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Hedging Corn and Soybeans

RSS By: Howard Tyllas, AgWeb.com

Howard Tyllas is currently a member of the Chicago Board of Trade and registered with the Commodity Futures Trading Commission as a floor broker and as a Commodity Trading Advisor.

Crop Production Report for 4/10/13

Apr 10, 2013

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Crop Production Report for 4/10/13

Crop Area Planted and Harvested, Yield, and Production in Metric Units - United States: 
2012 and 2013

 

 

 

March Weather Summary

The persistence of a large high-pressure system over the North Atlantic led to a southward displacement of the polar jet stream across the central and eastern United States. That resulted in a steady delivery of cold, Canadian air, leading to below-normal March temperatures in most areas from the Plains to the East Coast. Monthly temperatures averaged more than 10 degrees Fahrenheit below normal in portions of North Dakota and neighboring areas. In contrast, mild weather covered much of the West, leading to premature melting of high-elevation snow packs; however, the Western warmth also promoted spring fieldwork and crop development.
The North Atlantic blocking high also slowed the normal progression of storm systems, leading to an active pattern in some parts of the country.

 In particular, significant precipitation fell in several regions, including portions of the northern Plains, Midwest, and Ohio Valley. On several occasions, precipitation fell in the form of late-season snow; however, precipitation largely bypassed several areas, such as the southern Plains, the Gulf Coast region, and parts of the Northeast.Most of the West also experienced drier-than-normal weather, fueling concerns about spring and summer water supplies - especially from California to the central and southern Rockies.Agricultural highlights included the lack of spring fieldwork in the Midwest - in stark contrast to March 2012 - and continuing stress on rangeland, pastures, and winter wheat from South Dakota to Texas. In parts of the Midwest, temperatures during March 2013 averaged more than 20 degrees Fahrenheit below those observed a year ago.

 On the central Plains, drought was so deeply entrenched that even a moderately wet March failed to substantially improve subsoil moisture levels or crop conditions. On the southern Plains, a return to dry conditions coupled with late-month freezes, maintained or increased stress on winter wheat. Late-March freezes also struck much of the remainder of the South, threatening emerging summer crops, heading winter wheat, and fruit crops; however, Southern crop development was far behind last year's pace due to persistently cool conditions, helping to reduce the overall threat of freeze injury.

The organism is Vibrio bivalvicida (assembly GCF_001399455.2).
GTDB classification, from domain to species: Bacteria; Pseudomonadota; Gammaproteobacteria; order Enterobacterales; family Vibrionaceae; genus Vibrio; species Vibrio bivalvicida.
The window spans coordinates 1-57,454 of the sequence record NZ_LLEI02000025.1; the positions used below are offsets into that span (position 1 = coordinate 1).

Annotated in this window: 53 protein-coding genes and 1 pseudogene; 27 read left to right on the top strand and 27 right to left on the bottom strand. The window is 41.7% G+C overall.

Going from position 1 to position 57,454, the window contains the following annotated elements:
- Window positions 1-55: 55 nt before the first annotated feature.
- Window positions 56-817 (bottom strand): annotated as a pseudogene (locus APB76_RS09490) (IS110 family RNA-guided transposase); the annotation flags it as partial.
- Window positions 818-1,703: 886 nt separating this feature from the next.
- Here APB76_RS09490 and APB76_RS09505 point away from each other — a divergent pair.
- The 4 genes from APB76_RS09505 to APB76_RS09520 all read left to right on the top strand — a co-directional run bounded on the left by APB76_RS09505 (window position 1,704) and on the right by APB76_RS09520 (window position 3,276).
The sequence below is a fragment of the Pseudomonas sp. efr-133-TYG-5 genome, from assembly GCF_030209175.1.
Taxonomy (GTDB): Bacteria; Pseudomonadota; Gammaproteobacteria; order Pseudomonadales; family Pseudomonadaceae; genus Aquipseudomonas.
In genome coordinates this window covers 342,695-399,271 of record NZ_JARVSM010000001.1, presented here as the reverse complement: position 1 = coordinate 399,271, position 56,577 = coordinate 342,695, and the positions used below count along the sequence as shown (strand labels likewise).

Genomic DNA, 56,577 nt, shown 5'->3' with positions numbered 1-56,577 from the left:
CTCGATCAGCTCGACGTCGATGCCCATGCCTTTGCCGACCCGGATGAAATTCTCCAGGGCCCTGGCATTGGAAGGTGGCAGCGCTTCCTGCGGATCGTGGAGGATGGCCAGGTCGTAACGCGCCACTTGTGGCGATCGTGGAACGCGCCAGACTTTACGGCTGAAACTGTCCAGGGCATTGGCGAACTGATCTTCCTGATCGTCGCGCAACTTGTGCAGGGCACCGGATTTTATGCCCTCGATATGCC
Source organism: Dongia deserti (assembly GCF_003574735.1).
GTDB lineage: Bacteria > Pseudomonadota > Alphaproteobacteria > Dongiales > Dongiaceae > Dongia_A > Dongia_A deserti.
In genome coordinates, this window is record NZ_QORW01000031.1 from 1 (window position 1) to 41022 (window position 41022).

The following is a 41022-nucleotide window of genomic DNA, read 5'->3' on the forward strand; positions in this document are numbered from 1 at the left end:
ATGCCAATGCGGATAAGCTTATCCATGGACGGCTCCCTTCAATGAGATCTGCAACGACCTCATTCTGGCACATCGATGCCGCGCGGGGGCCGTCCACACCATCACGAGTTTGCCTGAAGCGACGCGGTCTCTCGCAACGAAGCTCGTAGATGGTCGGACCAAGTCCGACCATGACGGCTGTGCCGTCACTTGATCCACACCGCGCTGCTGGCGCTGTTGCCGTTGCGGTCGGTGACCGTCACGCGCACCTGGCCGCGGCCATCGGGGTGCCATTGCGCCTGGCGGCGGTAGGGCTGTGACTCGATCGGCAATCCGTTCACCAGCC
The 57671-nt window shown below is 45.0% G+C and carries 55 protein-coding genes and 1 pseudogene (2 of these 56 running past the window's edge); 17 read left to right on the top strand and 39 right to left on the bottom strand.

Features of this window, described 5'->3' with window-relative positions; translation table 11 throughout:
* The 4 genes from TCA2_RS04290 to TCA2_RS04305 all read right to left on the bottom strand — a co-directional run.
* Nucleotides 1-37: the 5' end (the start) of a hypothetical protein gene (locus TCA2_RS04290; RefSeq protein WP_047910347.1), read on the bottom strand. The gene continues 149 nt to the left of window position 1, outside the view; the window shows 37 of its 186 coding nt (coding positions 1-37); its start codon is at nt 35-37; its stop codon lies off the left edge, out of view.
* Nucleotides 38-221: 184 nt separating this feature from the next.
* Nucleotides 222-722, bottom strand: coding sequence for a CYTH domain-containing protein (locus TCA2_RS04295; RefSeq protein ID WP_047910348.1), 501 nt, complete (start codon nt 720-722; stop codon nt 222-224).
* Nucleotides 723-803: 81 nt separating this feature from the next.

March Agricultural Summary

Below average March temperatures stretching from the Great Plains eastward led to fields remaining frozen for longerthan normal resulting in delays of spring fieldwork for portions of the Great Lakes region and Midwest. Most notably, temperatures in portions of the northern Great Plains fell to more than 9 degrees below normal. Elsewhere, warm conditions in the Southwest provided producers ample time for fruit, vegetable, and hay harvest, as well as spring planting. Precipitation was below average throughout parts of the United States during the month, with much of the southern and western portions of the country receiving moisture totaling less than 50 percent of normal.Field preparation for row crops was ongoing throughout much of the southern half of the Nation as March began, with producers cultivating fields, applying fertilizers and herbicides, and irrigating fields ahead of planting. In California, rice paddies were drained and leveled, while seeding was underway in Louisiana and Texas by March 17. Sugarcane producers in Florida and Texas were harvesting the remainder of their 2012 crop toward month's end. By March 31, small acreages of most row crops had been planted, but, when compared with last year's early start, the overall planting pace was behind normal in most areas.


Despite an increase in precipitation compared with recent months, soil moisture levels and winter wheat conditions in the central and southern Great Plains failed to show substantial improvement during March. Conversely, irrigated small grain crops across the Southwest were developing well. High winds blew throughout Texas during the month, quickly drying out any available topsoil moisture. On March 31, thirty-four percent of the Nation's winter wheat crop was reported in good to excellent condition, compared with 33 percent on November 26, 2012 and 58 percent from the same time last year. Throughout much of the Hard Red growing region, soil moisture shortages negatively impacted crop condition 
during winter dormancy.
 

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